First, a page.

Center for Complex Systems and Brain Sciences

The Center for Complex Systems and Brain Sciences is dedicated to understanding the principles and mechanisms that underlie complex behavior. From the microscopic level of cells and organelles to the grand scale of human interaction, our mission is to bring together multiple disciplines and backgrounds such as theoretical physics, complexity science, cognitive psychology, laboratory biology, applied mathematics and philosophy to tackle the most profound questions of brain, the mind, consciousness, and behavior. The Center is a state of the art, multi-disciplinary research and academic unit in the Charles E. Schmidt College of Science at Florida Atlantic University.  

The Complex Systems and Brain Sciences Ph.D. program , with faculty drawn from the Colleges of Science, Engineering and Medicine, seeks to create a new kind of brain scientist who is fluent in both biology and mathematics, and who seeks to bring new ways of thinking into neuroscience. Advanced courses are research-oriented and build on a core curriculum in neuroscience. In addition, the Graduate Neuroscience Training Program unites scientists, educators and students from three FAU Ph.D. programs and from two internationally-recognized research institutes into a one of a kind training opportunity for those at the beginning stages of their neuroscientific careers.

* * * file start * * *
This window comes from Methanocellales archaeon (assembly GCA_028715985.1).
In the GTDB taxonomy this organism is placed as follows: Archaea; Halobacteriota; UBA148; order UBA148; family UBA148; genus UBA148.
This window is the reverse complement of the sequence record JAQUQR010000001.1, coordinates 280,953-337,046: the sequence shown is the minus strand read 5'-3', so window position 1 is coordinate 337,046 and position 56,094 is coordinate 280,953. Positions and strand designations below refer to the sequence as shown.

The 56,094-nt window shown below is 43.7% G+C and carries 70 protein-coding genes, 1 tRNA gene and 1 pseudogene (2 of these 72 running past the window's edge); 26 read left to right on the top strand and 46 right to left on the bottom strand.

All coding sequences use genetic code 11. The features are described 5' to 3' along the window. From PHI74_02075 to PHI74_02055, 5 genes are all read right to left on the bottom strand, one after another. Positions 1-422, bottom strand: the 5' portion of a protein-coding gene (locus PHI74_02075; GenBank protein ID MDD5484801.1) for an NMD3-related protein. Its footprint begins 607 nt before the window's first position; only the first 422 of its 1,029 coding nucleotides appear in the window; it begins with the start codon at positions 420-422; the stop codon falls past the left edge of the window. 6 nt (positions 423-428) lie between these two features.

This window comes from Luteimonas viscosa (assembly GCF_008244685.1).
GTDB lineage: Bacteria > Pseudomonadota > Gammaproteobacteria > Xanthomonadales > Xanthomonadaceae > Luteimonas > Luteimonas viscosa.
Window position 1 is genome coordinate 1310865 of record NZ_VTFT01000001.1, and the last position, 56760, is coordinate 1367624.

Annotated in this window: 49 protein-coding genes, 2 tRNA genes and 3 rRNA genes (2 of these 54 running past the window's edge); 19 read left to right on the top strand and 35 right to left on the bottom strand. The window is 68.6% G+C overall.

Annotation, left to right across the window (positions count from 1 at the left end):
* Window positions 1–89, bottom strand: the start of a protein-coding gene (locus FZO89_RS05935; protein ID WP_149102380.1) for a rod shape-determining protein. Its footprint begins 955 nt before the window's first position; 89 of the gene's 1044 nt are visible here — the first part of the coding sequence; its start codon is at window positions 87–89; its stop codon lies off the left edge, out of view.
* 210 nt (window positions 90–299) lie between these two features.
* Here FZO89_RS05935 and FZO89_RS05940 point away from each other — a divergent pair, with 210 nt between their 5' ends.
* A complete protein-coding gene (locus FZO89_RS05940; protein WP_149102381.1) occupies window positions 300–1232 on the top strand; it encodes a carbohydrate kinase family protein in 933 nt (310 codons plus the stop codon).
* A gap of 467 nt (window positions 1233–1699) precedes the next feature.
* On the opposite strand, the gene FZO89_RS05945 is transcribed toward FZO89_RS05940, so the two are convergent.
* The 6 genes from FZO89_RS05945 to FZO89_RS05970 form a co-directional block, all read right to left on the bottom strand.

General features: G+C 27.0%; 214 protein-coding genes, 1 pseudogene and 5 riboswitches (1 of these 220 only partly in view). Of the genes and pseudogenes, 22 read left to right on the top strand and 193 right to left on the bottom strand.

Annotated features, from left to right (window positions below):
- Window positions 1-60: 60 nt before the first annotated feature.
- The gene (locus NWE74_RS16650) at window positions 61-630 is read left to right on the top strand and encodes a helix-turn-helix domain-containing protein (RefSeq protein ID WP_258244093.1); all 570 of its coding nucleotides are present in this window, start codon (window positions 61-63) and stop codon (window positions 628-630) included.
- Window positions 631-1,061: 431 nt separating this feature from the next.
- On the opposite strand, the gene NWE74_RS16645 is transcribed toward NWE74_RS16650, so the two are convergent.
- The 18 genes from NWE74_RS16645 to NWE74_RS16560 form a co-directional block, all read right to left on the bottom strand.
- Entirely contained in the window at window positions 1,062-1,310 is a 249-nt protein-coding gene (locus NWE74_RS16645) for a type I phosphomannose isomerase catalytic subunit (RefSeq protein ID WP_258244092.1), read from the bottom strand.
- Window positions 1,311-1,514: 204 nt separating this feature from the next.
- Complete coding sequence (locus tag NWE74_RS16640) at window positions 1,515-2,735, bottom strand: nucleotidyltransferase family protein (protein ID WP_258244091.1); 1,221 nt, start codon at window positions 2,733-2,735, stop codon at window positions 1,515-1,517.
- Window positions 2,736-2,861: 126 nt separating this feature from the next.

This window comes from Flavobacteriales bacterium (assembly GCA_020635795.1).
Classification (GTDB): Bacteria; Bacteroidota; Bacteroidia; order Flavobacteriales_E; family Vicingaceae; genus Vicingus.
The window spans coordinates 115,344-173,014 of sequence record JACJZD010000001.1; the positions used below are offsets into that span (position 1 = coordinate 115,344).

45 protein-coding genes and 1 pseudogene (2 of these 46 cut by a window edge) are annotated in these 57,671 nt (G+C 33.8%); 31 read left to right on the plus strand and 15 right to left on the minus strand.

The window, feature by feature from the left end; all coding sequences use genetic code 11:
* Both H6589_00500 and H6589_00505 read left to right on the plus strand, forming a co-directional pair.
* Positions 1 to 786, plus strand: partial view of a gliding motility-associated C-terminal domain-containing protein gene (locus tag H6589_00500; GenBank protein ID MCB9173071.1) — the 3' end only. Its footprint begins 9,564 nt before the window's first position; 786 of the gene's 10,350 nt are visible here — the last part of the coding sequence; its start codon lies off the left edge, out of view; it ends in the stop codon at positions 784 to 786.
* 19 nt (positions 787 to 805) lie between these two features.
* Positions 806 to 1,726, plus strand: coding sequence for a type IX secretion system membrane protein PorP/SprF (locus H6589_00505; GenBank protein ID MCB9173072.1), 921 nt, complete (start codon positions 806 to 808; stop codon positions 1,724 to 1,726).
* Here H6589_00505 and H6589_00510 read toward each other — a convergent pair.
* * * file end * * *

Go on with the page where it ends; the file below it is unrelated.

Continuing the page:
Congratulations   to James Sullivan who successfully defended his doctoral dissertation on February 26, 2021. James’ dissertation was completed under the guidance of Dr. Howard Prentice (co-Chair), Dr. Wen Shen (co-Chair), and Dr. Janet C. Blanks and entitled “A Cell Biological and Electrophysiological Study of Mouse Retina.   James’ dissertation committee included, Dr. Howard Prentice, Dr. Wen Shen, Dr. Robert P. Vertes, Dr. Ken Dawson-Scully, and external member Dr. Janet Blanks.  James will graduate with a Ph.D. in Complex Systems and Brain Sciences at the Spring 2021 Commencement Ceremonies at FAU. James is currently completing a Science Communication Training Fellowship with the Association for Research in Vision and Ophthalmology.

Again,  Congratulations  James!

Congratulations   to Dr. Bryan Conklin who graduated with his Ph.D. in Complex Systems and Brain Sciences in December 2020.  Bryan’s dissertation was completed under the guidance of Dr. William Alexander (initially Dr. Steven Bressler), entitled “The Structural Organization and Spectral Characteristics of Visual Working Memory in the Monkey Frontoparietal Network.    Bryan’s dissertation committee included Dr. William Alexander (Chair), Dr. Randy D. Blakely, and external members Dr. Charles M. Gray of Montana State University and Dr. Earl K. Miller of the Massachusetts Institute of Technology. Following graduation, Bryan joined Dr. Dobromir Rahney’s laboratory for Perception, Neuroimaging and Modeling at the Georgia Institute for Technology in Atlanta. 

Again,  Congratulations  Bryan!